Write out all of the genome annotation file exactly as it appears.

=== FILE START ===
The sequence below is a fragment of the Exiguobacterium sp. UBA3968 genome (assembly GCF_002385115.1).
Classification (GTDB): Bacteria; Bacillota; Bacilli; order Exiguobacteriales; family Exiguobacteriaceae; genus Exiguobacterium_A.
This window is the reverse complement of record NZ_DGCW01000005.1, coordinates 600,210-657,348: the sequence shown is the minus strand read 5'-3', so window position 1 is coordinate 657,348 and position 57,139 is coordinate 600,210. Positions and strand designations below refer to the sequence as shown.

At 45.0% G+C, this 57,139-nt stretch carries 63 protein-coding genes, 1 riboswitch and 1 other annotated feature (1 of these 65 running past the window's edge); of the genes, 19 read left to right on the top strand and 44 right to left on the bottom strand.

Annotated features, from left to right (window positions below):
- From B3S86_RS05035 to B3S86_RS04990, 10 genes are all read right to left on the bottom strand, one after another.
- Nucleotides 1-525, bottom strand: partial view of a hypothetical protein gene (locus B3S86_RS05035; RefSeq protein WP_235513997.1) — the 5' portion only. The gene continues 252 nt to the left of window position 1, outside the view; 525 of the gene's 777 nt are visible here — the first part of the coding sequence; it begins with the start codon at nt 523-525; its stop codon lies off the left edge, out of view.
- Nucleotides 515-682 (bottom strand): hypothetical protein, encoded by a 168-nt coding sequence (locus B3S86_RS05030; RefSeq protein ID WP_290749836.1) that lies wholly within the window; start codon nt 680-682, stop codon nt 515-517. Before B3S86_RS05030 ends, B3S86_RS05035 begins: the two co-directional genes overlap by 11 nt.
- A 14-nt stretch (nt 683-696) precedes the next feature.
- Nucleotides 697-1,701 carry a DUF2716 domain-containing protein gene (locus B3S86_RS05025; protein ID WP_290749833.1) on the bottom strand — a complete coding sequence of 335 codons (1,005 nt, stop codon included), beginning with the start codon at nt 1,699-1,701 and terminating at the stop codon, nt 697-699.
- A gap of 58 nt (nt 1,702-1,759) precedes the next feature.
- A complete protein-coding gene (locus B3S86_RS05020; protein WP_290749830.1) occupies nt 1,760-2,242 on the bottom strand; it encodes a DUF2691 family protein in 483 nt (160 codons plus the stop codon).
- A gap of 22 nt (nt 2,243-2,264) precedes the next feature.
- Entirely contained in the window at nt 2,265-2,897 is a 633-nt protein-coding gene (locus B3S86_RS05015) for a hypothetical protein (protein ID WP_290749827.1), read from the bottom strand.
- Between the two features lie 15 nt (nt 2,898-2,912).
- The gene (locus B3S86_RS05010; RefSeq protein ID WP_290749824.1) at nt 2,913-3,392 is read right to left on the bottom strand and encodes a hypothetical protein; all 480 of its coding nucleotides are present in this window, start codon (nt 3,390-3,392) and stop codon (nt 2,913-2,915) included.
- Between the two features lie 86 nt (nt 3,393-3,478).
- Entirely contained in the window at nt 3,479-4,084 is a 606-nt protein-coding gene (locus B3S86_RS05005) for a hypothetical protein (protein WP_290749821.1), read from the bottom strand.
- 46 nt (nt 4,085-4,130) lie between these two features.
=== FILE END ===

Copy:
The sequence below is a fragment of the Exiguobacterium sp. UBA3968 genome (assembly GCF_002385115.1).
Classification (GTDB): Bacteria; Bacillota; Bacilli; order Exiguobacteriales; family Exiguobacteriaceae; genus Exiguobacterium_A.
This window is the reverse complement of record NZ_DGCW01000005.1, coordinates 600,210-657,348: the sequence shown is the minus strand read 5'-3', so window position 1 is coordinate 657,348 and position 57,139 is coordinate 600,210. Positions and strand designations below refer to the sequence as shown.

At 45.0% G+C, this 57,139-nt stretch carries 63 protein-coding genes, 1 riboswitch and 1 other annotated feature (1 of these 65 running past the window's edge); of the genes, 19 read left to right on the top strand and 44 right to left on the bottom strand.

Annotated features, from left to right (window positions below):
- From B3S86_RS05035 to B3S86_RS04990, 10 genes are all read right to left on the bottom strand, one after another.
- Nucleotides 1-525, bottom strand: partial view of a hypothetical protein gene (locus B3S86_RS05035; RefSeq protein WP_235513997.1) — the 5' portion only. The gene continues 252 nt to the left of window position 1, outside the view; 525 of the gene's 777 nt are visible here — the first part of the coding sequence; it begins with the start codon at nt 523-525; its stop codon lies off the left edge, out of view.
- Nucleotides 515-682 (bottom strand): hypothetical protein, encoded by a 168-nt coding sequence (locus B3S86_RS05030; RefSeq protein ID WP_290749836.1) that lies wholly within the window; start codon nt 680-682, stop codon nt 515-517. Before B3S86_RS05030 ends, B3S86_RS05035 begins: the two co-directional genes overlap by 11 nt.
- A 14-nt stretch (nt 683-696) precedes the next feature.
- Nucleotides 697-1,701 carry a DUF2716 domain-containing protein gene (locus B3S86_RS05025; protein ID WP_290749833.1) on the bottom strand — a complete coding sequence of 335 codons (1,005 nt, stop codon included), beginning with the start codon at nt 1,699-1,701 and terminating at the stop codon, nt 697-699.
- A gap of 58 nt (nt 1,702-1,759) precedes the next feature.
- A complete protein-coding gene (locus B3S86_RS05020; protein WP_290749830.1) occupies nt 1,760-2,242 on the bottom strand; it encodes a DUF2691 family protein in 483 nt (160 codons plus the stop codon).
- A gap of 22 nt (nt 2,243-2,264) precedes the next feature.
- Entirely contained in the window at nt 2,265-2,897 is a 633-nt protein-coding gene (locus B3S86_RS05015) for a hypothetical protein (protein ID WP_290749827.1), read from the bottom strand.
- Between the two features lie 15 nt (nt 2,898-2,912).
- The gene (locus B3S86_RS05010; RefSeq protein ID WP_290749824.1) at nt 2,913-3,392 is read right to left on the bottom strand and encodes a hypothetical protein; all 480 of its coding nucleotides are present in this window, start codon (nt 3,390-3,392) and stop codon (nt 2,913-2,915) included.
- Between the two features lie 86 nt (nt 3,393-3,478).
- Entirely contained in the window at nt 3,479-4,084 is a 606-nt protein-coding gene (locus B3S86_RS05005) for a hypothetical protein (protein WP_290749821.1), read from the bottom strand.
- 46 nt (nt 4,085-4,130) lie between these two features.